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Interview With California Congressman Adam Schiff; Trump Surge; Democratic Unity?; Submarines Searching for EgyptAir Black Boxes; Smoke Alerts on Plane Moments Before Crash; Taliban Leader Was Planning Strikes on U.S. Targets. Aired 6-7p ET

Aired May 23, 2016 - 18:00   ET



WOLF BLITZER, CNN ANCHOR: Happening now: Trump surges. We are digging deeper into new polls that shows the all-but-certain Republican nominee is now in a dead heat with Hillary Clinton. Tonight, the Democratic front-runner is hitting back harder than ever.

Throwing the election? There's new evidence that Bernie Sanders is hurting Hillary Clinton's campaign. Will his supporters stay home in the fall or will they vote for Donald Trump?

Plane Mystery. Investigators are racing to find the black boxes from EgyptAir Flight 804, desperate for new clues as to why the jet vanished over the Mediterranean. We're getting new information about the plane's final moments.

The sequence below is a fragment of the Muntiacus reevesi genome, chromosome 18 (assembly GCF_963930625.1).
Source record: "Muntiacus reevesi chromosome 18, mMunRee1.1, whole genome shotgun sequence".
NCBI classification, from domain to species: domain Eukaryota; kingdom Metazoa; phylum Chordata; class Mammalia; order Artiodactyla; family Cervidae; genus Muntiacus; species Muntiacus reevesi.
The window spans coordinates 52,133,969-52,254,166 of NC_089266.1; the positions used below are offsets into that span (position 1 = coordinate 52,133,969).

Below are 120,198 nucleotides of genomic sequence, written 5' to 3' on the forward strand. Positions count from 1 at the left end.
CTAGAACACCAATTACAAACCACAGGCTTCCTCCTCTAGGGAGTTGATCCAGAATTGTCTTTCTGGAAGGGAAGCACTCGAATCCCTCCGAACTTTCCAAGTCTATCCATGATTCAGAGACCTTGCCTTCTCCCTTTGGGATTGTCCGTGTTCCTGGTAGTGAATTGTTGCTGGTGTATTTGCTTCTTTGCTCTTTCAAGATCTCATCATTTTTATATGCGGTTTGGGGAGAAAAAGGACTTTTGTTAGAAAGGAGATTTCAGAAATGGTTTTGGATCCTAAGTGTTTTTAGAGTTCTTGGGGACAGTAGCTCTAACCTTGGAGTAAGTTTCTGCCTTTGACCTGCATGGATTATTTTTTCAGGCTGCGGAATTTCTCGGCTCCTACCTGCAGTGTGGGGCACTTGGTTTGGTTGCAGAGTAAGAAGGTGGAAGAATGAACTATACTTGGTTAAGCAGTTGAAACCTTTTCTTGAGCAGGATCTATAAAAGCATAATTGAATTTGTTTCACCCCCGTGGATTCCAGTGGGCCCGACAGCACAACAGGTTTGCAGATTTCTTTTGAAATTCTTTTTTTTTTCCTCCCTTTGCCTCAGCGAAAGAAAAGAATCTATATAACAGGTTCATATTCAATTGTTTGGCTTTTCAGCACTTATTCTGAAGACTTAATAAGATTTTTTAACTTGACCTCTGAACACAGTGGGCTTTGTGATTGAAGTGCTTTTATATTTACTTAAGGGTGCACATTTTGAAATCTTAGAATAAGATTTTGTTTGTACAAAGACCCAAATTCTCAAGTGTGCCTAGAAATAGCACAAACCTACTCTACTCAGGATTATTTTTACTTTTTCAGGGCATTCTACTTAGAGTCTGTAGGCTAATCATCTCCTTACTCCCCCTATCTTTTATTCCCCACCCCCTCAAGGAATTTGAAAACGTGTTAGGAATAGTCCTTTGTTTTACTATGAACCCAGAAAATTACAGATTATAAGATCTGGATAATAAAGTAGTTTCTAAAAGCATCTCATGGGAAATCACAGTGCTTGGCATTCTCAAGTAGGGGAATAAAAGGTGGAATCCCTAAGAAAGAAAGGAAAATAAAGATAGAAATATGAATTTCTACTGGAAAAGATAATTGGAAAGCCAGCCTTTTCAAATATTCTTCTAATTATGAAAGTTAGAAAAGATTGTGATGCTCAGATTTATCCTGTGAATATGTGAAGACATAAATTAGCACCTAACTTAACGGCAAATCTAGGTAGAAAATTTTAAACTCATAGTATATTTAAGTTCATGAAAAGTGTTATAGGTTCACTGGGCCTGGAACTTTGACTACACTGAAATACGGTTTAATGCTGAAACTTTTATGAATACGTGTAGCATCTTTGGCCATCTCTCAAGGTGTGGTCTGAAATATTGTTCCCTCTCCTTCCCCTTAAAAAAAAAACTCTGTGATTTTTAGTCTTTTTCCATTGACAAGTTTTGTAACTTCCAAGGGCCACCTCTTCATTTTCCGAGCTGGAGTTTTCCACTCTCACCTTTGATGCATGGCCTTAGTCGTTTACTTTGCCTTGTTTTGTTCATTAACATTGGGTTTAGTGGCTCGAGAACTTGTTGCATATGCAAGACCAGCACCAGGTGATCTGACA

And terrorist killed. The United States confirms it took out the Taliban leader because of an imminent threat to American forces. What does it mean for the bigger war against terror?

We want to welcome our viewers in the United States and around the world. I'm Wolf Blitzer. You're in THE SITUATION ROOM.

Tonight, Donald Trump appears to be more competitive than ever with Hillary Clinton based on polls that show he's now in a dead heat with the Democratic front-runner. But just released numbers drive home a weakness for Trump; 42 percent of voters say they're very uncomfortable with his lack of experience in government or in the military.